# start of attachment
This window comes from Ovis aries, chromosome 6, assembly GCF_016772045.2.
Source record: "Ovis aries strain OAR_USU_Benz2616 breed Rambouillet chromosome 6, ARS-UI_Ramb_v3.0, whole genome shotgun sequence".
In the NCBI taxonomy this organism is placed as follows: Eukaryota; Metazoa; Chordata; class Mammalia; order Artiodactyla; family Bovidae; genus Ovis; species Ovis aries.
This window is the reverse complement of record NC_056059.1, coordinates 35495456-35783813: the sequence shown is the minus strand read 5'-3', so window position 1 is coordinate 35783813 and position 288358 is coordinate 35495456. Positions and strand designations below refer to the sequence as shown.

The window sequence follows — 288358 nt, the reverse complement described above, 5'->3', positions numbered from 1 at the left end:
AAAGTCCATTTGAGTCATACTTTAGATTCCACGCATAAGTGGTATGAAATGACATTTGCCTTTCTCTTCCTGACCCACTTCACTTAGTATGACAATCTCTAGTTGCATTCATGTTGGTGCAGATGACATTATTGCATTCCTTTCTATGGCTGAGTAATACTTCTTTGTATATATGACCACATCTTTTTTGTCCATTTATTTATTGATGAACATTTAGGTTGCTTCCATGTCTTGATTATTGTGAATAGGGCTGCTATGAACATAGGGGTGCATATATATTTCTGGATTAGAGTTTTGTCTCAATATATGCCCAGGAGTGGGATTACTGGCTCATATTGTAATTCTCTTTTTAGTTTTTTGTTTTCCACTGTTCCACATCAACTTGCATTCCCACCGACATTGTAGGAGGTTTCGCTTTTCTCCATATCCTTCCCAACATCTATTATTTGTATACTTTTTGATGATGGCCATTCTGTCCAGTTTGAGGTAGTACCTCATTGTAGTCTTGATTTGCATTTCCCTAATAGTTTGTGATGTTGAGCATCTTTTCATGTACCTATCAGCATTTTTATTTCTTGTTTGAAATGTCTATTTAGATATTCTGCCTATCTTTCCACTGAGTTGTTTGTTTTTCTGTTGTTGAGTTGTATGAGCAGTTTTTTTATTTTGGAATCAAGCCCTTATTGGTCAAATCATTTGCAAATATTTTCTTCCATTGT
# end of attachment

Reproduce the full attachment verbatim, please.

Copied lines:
This window comes from Ovis aries, chromosome 6, assembly GCF_016772045.2.
Source record: "Ovis aries strain OAR_USU_Benz2616 breed Rambouillet chromosome 6, ARS-UI_Ramb_v3.0, whole genome shotgun sequence".
In the NCBI taxonomy this organism is placed as follows: Eukaryota; Metazoa; Chordata; class Mammalia; order Artiodactyla; family Bovidae; genus Ovis; species Ovis aries.
This window is the reverse complement of record NC_056059.1, coordinates 35495456-35783813: the sequence shown is the minus strand read 5'-3', so window position 1 is coordinate 35783813 and position 288358 is coordinate 35495456. Positions and strand designations below refer to the sequence as shown.

The window sequence follows — 288358 nt, the reverse complement described above, 5'->3', positions numbered from 1 at the left end:
AAAGTCCATTTGAGTCATACTTTAGATTCCACGCATAAGTGGTATGAAATGACATTTGCCTTTCTCTTCCTGACCCACTTCACTTAGTATGACAATCTCTAGTTGCATTCATGTTGGTGCAGATGACATTATTGCATTCCTTTCTATGGCTGAGTAATACTTCTTTGTATATATGACCACATCTTTTTTGTCCATTTATTTATTGATGAACATTTAGGTTGCTTCCATGTCTTGATTATTGTGAATAGGGCTGCTATGAACATAGGGGTGCATATATATTTCTGGATTAGAGTTTTGTCTCAATATATGCCCAGGAGTGGGATTACTGGCTCATATTGTAATTCTCTTTTTAGTTTTTTGTTTTCCACTGTTCCACATCAACTTGCATTCCCACCGACATTGTAGGAGGTTTCGCTTTTCTCCATATCCTTCCCAACATCTATTATTTGTATACTTTTTGATGATGGCCATTCTGTCCAGTTTGAGGTAGTACCTCATTGTAGTCTTGATTTGCATTTCCCTAATAGTTTGTGATGTTGAGCATCTTTTCATGTACCTATCAGCATTTTTATTTCTTGTTTGAAATGTCTATTTAGATATTCTGCCTATCTTTCCACTGAGTTGTTTGTTTTTCTGTTGTTGAGTTGTATGAGCAGTTTTTTTATTTTGGAATCAAGCCCTTATTGGTCAAATCATTTGCAAATATTTTCTTCCATTGT